Romney calls first Trump-Biden debate 'an embarrassment'

Sen. Mitt RomneyWillard (Mitt) Mitt RomneyBiden's minimum wage push faces uphill battle with GOP GOP senators wrestle with purging Trump from party Impeachment trial tests Trump's grip on Senate GOP MORE (Utah), the Republican Party’s presidential nominee in 2012, said the first debate between President TrumpDonald TrumpGiuliani used provisional ballot to vote in 2020 election, same method he disparaged in fighting to overturn results Trump gets lowest job approval rating in final days as president Fox News' DC managing editor Bill Sammon to retire MORE and Vice President Joe BidenJoe BidenWoman accused of trying to sell Pelosi laptop to Russians arrested Trump gets lowest job approval rating in final days as president Trump moves to lift coronavirus travel restrictions on Europe, Brazil MORE, which was full of interruptions, personal insults and crosstalk, was “an embarrassment.”

“I thought it was an embarrassment last night, the debate,” Romney told reporters as he walked into the weekly Senate Republican luncheon.

Other Senate Republicans described the debate as “raucous,” “raw,” “rough,” “feisty” and, in the words of Sen. Ben SasseBen SasseGOP senators wrestle with purging Trump from party Sasse, in fiery op-ed, says QAnon is destroying GOP Democratic super PAC targets Hawley, Cruz in new ad blitz MORE (R-Neb.), a “shitshow,” echoing the description CNN reporter Dana BashDana BashTapper battles GOP lawmakers over criticism of Afghan vet's Electoral College vote CNN expanding Jake Tapper's show to two hours, shortening Wolf Blitzer's show Fauci: Mutant coronavirus strain must be taken 'very seriously' MORE used on air after the debate.


Even some of Trump’s staunchest supporters thought the debate got out of hand.

Sen. James InhofeJames (Jim) Mountain InhofeMcConnell about to school Trump on political power for the last time 'I saw my life flash before my eyes': An oral history of the Capitol attack Republican senators now regret not doing more to contain Trump MORE (R-Okla.) said Trump’s performance was “a little too forceful” and advised that he “restrain himself a little” at the next debate.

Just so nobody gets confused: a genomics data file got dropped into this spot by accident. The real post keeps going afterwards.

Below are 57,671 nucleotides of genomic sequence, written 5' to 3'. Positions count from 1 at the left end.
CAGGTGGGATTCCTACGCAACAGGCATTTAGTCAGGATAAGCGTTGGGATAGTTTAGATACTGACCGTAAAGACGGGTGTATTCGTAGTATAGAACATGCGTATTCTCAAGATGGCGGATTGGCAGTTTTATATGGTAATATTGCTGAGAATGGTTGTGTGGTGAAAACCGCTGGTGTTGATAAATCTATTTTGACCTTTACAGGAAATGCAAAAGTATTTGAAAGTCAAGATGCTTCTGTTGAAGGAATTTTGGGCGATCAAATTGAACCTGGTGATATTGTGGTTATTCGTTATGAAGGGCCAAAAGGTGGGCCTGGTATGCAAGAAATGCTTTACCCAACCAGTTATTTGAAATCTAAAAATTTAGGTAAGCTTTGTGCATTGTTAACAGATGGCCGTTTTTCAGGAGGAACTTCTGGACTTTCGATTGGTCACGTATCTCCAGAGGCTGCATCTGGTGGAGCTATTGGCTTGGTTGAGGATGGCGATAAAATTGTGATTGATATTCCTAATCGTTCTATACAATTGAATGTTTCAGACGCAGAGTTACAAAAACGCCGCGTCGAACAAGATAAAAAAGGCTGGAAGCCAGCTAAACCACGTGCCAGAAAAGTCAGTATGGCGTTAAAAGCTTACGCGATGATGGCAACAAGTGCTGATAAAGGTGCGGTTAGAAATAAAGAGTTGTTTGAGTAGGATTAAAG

Sen. Thom TillisThomas (Thom) Roland TillisDemocrats see Georgia as model for success across South McConnell about to school Trump on political power for the last time Seven Senate races to watch in 2022 MORE (R-N.C.), who is in a tough reelection race, hesitated a moment when asked about his reaction to the messy debate, where any policy discussion took a backseat to personal jabs that at times became so entangled as the candidates spoke over each other that it was difficult to follow who was saying what.

“Uhh, it wasn’t a Lincoln-Douglas debate,” Tillis said, referring to the famous series of debates between Abraham Lincoln and Sen. Stephen Douglas during the 1858 midterm election, which for centuries set the standard for great political debate.

Sen. John BoozmanJohn Nichols BoozmanSenate poised to override Trump's defense bill veto Republican senators introduce bill to protect government workers from being targeted at home Business groups scramble to forge ties amid race for House Agriculture chair MORE (R-Ark.) said he thought the event “was pretty raw” while Sen. Kevin CramerKevin John CramerImpeachment trial tests Trump's grip on Senate GOP McConnell about to school Trump on political power for the last time Regulator finalizes rule forcing banks to serve oil, gun companies MORE (R-N.D.) said it was “raucous.”

Asked if he was proud of Trump’s performance, Cramer, a strong Trump ally, responded, “Proud isn’t a word I use very much.” 

Sen. Mike BraunMichael BraunTop Republican congressional aide resigns, rips GOP lawmakers who objected to Biden win Congress affirms Biden win after rioters terrorize Capitol Congress rejects challenge to Arizona's presidential vote MORE (R-Ind.), asked about Trump’s response when asked to condemn white supremacist groups such as the Proud Boys, said he would have delivered a more forceful denunciation. 
"I'm for all clearly denouncing that, any extremism on both sides,” Braun said. “That’s what I would do.”
Trump called on the Proud Boys to “stand back and stand by” and then quickly added: “Somebody’s got to do something about antifa and the left.”